Unlikely Bedfellows in the Crusade Against Pornography

Times Staff Writer

In a drafty warehouse in Chatsworth, veteran pornographer James DiGiorgio and his crew spent a recent Friday producing their latest low-budget flick. But there weren’t any buxom young stars in sight. Instead, the production featured puppets and a wholesome message urging parents to keep their adult videos and magazines from falling into children’s hands.

“It’s kind of like you stepped into an alternate reality,” DiGiorgio said.

DiGiorgio, also known as “Jimmy D.,” is taping the public-service announcement for, a Corona-based Christian anti-pornography group that often finds itself at the center of controversy.


The group’s last commercial, played on MTV, Comedy Central and the E Channel, featured a dwarf and the tagline “Porn stunts your growth.” It was pulled after it was criticized by the Little People of America. co-founders Craig Gross and Mike Foster make annual trips to an adult-industry convention in Las Vegas, which is where they first met DiGiorgio in 2003, when their booths were face-to-face. DiGiorgio was featuring porn starlets and a huge flat-screen television playing pornographic movies. Gross and Foster brought stacks of Bibles.

They chatted but never expected to cross paths again. is the edgy brainchild of Gross and Foster, two youth pastors who saw a void in mainstream Christian churches’ ministry: a lack of outreach to men who were struggling with pornography, at a time when pornography was becoming increasingly commonplace in modern society.

“The church for the most part has done such a poor job in getting the message out,” said Foster, 32, who is on the staff of the Crossroads Christian Church in Corona. They “have made it so boring, so sterile, so institutional that nobody is paying attention. We up the ante.”

The group’s website proclaims that it is “the #1 Christian porn site.” The website features hate mail from pornography fans who view the group as puritanical, as well as from the religious right. Its trips to the adult-industry convention draw blistering contempt from mainstream religious officials, as does its name. Gross and Foster said they are anti-pornography but also pragmatic.

“We’re not going to shut down a $13-billion-a-year industry,” said Gross, 28, who lives in Mission Viejo and is president of Fireproof Ministries in Corona.

In October, Gross and Foster wanted to do a commercial about keeping pornography away from children -- and they wanted the adult film industry to help out. They approached Vivid Videos, one of the largest producers of hard-core porn, as well as Hustler magazine publisher Larry Flynt. Both declined.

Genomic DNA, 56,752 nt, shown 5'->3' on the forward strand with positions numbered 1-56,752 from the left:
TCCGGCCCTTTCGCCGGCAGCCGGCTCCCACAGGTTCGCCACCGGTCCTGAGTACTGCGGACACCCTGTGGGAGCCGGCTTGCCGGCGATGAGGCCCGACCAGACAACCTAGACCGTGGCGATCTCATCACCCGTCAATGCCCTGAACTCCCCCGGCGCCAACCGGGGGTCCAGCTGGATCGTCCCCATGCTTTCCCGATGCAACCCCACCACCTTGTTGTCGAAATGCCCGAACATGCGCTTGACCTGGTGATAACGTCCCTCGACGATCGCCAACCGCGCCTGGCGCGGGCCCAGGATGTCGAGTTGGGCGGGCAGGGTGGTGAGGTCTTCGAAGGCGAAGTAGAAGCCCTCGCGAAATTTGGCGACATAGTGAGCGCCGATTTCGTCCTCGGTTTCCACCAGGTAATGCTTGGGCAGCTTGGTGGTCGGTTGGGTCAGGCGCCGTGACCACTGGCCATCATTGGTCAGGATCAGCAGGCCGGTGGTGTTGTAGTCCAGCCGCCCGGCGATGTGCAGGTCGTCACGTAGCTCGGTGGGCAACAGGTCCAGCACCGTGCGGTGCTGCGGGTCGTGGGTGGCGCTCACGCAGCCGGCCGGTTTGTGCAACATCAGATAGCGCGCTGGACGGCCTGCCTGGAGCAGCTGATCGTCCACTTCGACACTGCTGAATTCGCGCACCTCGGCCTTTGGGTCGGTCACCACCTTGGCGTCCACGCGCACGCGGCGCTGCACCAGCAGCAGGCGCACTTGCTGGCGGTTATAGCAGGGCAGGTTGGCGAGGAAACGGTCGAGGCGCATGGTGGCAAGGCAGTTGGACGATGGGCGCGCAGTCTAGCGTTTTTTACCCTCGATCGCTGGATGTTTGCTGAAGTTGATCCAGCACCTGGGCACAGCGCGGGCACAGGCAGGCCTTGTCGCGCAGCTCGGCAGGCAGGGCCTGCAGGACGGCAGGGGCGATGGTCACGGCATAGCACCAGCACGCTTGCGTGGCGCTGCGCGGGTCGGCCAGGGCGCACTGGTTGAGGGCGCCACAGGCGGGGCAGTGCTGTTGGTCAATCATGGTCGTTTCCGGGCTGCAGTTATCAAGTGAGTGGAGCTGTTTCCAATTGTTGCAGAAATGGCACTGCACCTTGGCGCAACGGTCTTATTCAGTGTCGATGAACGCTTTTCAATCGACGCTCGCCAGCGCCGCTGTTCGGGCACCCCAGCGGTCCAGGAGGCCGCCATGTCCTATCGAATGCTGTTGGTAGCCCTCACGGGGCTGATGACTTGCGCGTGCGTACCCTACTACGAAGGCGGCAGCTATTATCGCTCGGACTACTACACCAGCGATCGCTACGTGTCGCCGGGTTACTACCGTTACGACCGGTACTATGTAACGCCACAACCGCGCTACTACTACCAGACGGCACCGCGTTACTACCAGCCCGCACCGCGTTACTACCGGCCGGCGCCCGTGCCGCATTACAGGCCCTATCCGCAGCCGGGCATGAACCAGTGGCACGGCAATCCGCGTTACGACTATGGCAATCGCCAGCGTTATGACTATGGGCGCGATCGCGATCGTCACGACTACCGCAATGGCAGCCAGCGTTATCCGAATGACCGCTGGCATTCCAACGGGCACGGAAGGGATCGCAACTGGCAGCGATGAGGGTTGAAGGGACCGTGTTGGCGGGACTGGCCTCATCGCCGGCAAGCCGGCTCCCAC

Meanwhile, their “Porn stunts your growth” commercial was under fire.

DiGiorgio heard about the troubles and e-mailed in December, offering his services for free. Within a few weeks, DiGiorgio, Foster and Gross were discussing scripts and logistics.

On Feb. 20, the trio, plus a porn lighting gaffer and a post-production editor, took the project to the studio, a small warehouse and office for Smash Pictures in Chatsworth.

Surrounded by medieval-looking gear, a cage and hundreds of videotapes, they filmed the adventures of “Pete the Porno Puppet,” who warns of the dangers of children discovering their parents’ porn collection.

The footage has been edited into a 30-second public-service announcement, which will be aired in the Los Angeles and New York markets in April, as well as a longer, more risque director’s cut that will be shown on’s website.

DiGiorgio, who was raised Catholic but no longer practices, admits he has a conflicted view of his work. He attempted to be a part of mainstream Hollywoodand a stand-up comic before joining the adult industry 10 years ago. He enjoys his work but concedes he doesn’t often tell people what he does for a living or call his mother and tell her about the scenes he shoots.

DiGiorgio, who has directed more than 100 films has received harsh criticism about the commercial from his industry. In industry publications, he has been accused of careerism, as well as of being a turncoat for directing an anti-pornography ad, and he said he has lost work.

DiGiorgio, a father of two, said he believes the industry has to take responsibility.

“Porn’s a commodity these days, like coffee beans and pork bellies,” he said. “This stuff is not for kids, like liquor and cigarettes are not for kids. We have to take extraordinary steps to protect them from it. When they get to be adults, they can make their own decisions.” also expects its share of criticism.

“We both get flak,” Gross said. “We’ve got some people who really don’t get it. They think he’s the enemy and we’re the good people and we shouldn’t have anything to do with that. That’s what Jesus faced.”